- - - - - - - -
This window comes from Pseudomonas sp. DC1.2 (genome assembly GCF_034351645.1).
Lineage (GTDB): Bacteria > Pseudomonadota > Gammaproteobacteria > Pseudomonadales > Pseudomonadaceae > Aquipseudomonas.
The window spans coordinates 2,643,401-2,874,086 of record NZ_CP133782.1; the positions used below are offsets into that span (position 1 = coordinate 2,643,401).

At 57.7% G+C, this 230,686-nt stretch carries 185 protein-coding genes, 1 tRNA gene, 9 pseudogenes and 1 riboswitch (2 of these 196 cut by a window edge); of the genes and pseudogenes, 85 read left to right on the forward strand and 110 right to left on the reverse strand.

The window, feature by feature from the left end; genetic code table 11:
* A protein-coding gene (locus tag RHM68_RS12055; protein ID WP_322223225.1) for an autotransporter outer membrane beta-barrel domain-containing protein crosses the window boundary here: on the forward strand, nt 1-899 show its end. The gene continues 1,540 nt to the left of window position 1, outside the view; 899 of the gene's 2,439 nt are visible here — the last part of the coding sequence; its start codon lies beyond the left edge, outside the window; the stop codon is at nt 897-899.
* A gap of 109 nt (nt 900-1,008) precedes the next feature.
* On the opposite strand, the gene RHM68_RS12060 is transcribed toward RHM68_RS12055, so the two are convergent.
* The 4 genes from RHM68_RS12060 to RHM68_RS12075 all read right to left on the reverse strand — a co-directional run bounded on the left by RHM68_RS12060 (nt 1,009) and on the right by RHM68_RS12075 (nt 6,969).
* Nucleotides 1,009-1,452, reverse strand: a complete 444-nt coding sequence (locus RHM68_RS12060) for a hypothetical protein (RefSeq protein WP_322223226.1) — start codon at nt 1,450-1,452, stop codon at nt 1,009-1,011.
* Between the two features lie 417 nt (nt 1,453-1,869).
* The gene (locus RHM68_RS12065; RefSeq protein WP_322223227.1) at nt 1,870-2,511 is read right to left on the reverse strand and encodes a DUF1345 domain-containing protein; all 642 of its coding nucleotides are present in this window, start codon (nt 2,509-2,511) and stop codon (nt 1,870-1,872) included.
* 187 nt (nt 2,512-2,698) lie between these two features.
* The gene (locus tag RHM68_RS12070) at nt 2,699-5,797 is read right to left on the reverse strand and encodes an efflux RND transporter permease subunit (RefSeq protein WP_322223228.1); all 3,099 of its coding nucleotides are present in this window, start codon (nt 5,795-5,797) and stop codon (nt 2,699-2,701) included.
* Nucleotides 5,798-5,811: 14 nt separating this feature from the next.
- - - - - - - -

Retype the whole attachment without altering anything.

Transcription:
This window comes from Pseudomonas sp. DC1.2 (genome assembly GCF_034351645.1).
Lineage (GTDB): Bacteria > Pseudomonadota > Gammaproteobacteria > Pseudomonadales > Pseudomonadaceae > Aquipseudomonas.
The window spans coordinates 2,643,401-2,874,086 of record NZ_CP133782.1; the positions used below are offsets into that span (position 1 = coordinate 2,643,401).

At 57.7% G+C, this 230,686-nt stretch carries 185 protein-coding genes, 1 tRNA gene, 9 pseudogenes and 1 riboswitch (2 of these 196 cut by a window edge); of the genes and pseudogenes, 85 read left to right on the forward strand and 110 right to left on the reverse strand.

The window, feature by feature from the left end; genetic code table 11:
* A protein-coding gene (locus tag RHM68_RS12055; protein ID WP_322223225.1) for an autotransporter outer membrane beta-barrel domain-containing protein crosses the window boundary here: on the forward strand, nt 1-899 show its end. The gene continues 1,540 nt to the left of window position 1, outside the view; 899 of the gene's 2,439 nt are visible here — the last part of the coding sequence; its start codon lies beyond the left edge, outside the window; the stop codon is at nt 897-899.
* A gap of 109 nt (nt 900-1,008) precedes the next feature.
* On the opposite strand, the gene RHM68_RS12060 is transcribed toward RHM68_RS12055, so the two are convergent.
* The 4 genes from RHM68_RS12060 to RHM68_RS12075 all read right to left on the reverse strand — a co-directional run bounded on the left by RHM68_RS12060 (nt 1,009) and on the right by RHM68_RS12075 (nt 6,969).
* Nucleotides 1,009-1,452, reverse strand: a complete 444-nt coding sequence (locus RHM68_RS12060) for a hypothetical protein (RefSeq protein WP_322223226.1) — start codon at nt 1,450-1,452, stop codon at nt 1,009-1,011.
* Between the two features lie 417 nt (nt 1,453-1,869).
* The gene (locus RHM68_RS12065; RefSeq protein WP_322223227.1) at nt 1,870-2,511 is read right to left on the reverse strand and encodes a DUF1345 domain-containing protein; all 642 of its coding nucleotides are present in this window, start codon (nt 2,509-2,511) and stop codon (nt 1,870-1,872) included.
* 187 nt (nt 2,512-2,698) lie between these two features.
* The gene (locus tag RHM68_RS12070) at nt 2,699-5,797 is read right to left on the reverse strand and encodes an efflux RND transporter permease subunit (RefSeq protein WP_322223228.1); all 3,099 of its coding nucleotides are present in this window, start codon (nt 5,795-5,797) and stop codon (nt 2,699-2,701) included.
* Nucleotides 5,798-5,811: 14 nt separating this feature from the next.